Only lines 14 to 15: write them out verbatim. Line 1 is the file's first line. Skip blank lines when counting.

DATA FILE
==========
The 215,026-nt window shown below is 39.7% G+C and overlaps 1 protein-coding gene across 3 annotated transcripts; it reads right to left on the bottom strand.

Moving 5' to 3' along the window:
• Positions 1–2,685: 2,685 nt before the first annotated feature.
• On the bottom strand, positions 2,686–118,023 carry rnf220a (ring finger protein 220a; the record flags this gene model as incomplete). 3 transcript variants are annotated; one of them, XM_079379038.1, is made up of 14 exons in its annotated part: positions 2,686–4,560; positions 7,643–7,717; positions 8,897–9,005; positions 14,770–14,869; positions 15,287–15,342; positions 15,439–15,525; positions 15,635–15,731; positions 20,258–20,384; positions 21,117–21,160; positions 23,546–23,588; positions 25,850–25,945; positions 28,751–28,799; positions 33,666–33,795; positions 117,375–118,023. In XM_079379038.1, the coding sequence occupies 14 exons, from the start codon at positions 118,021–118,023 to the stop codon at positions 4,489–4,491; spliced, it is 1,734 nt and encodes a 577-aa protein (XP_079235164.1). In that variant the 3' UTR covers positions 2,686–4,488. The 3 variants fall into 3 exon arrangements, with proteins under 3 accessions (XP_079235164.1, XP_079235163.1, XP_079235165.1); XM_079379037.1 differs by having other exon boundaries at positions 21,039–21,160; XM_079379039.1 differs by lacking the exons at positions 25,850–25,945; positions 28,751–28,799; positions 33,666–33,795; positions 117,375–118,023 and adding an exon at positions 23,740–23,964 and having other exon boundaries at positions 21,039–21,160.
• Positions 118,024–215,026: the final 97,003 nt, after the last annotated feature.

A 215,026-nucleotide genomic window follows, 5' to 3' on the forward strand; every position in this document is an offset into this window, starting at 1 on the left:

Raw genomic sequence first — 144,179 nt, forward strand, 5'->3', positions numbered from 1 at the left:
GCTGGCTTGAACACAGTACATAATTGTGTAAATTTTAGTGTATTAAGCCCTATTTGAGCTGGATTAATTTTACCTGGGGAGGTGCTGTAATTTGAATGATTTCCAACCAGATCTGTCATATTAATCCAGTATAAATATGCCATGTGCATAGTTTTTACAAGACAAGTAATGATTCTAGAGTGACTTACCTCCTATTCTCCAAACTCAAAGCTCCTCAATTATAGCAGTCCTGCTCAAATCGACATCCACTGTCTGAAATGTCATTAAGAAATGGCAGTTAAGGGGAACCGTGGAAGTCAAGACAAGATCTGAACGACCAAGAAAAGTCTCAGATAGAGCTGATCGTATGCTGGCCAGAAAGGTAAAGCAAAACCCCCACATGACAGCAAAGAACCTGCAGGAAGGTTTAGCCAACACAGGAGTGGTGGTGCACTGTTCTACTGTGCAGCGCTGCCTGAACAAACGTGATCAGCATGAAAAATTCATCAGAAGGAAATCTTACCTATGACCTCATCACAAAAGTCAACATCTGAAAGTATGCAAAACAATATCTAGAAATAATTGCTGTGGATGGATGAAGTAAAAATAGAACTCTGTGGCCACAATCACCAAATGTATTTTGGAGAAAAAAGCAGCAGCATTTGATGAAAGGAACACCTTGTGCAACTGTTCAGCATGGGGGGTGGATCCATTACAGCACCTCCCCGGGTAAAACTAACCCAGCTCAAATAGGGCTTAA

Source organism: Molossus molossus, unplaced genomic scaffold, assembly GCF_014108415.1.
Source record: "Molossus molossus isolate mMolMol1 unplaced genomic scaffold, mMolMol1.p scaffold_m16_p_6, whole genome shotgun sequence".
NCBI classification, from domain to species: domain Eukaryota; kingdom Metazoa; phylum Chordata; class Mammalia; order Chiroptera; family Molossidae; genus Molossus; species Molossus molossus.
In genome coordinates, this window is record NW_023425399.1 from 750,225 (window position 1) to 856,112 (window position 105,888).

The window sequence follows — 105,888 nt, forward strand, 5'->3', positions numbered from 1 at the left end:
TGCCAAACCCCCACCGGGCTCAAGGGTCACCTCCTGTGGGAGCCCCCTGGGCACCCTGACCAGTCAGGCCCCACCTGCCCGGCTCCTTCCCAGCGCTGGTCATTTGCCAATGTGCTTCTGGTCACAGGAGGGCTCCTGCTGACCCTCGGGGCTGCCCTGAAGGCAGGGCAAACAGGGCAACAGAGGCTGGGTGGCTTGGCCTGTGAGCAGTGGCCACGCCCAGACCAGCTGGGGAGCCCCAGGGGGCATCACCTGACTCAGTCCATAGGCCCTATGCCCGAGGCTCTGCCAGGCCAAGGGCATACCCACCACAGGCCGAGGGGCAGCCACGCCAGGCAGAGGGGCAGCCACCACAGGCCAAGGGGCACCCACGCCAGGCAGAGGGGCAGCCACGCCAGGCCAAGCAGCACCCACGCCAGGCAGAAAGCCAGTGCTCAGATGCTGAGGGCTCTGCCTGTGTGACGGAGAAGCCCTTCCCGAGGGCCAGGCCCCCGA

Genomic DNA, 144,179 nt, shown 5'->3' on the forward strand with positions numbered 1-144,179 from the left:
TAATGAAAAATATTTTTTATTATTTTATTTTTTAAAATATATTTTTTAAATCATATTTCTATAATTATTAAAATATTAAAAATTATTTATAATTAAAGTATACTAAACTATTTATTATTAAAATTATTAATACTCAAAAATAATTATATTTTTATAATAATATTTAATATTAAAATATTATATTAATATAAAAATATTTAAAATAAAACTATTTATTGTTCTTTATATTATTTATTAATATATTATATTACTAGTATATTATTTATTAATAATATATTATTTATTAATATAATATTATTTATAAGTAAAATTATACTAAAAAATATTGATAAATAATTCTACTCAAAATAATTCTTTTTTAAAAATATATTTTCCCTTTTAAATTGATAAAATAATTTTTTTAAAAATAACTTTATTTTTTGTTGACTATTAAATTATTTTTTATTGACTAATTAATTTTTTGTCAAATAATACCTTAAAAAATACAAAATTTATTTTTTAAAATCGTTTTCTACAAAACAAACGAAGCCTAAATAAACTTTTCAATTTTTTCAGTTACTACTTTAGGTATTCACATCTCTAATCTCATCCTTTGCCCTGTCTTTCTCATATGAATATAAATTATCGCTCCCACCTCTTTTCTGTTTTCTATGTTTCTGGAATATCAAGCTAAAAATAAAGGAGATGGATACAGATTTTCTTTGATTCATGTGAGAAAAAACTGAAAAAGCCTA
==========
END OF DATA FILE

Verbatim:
TGCCAAACCCCCACCGGGCTCAAGGGTCACCTCCTGTGGGAGCCCCCTGGGCACCCTGACCAGTCAGGCCCCACCTGCCCGGCTCCTTCCCAGCGCTGGTCATTTGCCAATGTGCTTCTGGTCACAGGAGGGCTCCTGCTGACCCTCGGGGCTGCCCTGAAGGCAGGGCAAACAGGGCAACAGAGGCTGGGTGGCTTGGCCTGTGAGCAGTGGCCACGCCCAGACCAGCTGGGGAGCCCCAGGGGGCATCACCTGACTCAGTCCATAGGCCCTATGCCCGAGGCTCTGCCAGGCCAAGGGCATACCCACCACAGGCCGAGGGGCAGCCACGCCAGGCAGAGGGGCAGCCACCACAGGCCAAGGGGCACCCACGCCAGGCAGAGGGGCAGCCACGCCAGGCCAAGCAGCACCCACGCCAGGCAGAAAGCCAGTGCTCAGATGCTGAGGGCTCTGCCTGTGTGACGGAGAAGCCCTTCCCGAGGGCCAGGCCCCCGA

Genomic DNA, 144,179 nt, shown 5'->3' on the forward strand with positions numbered 1-144,179 from the left: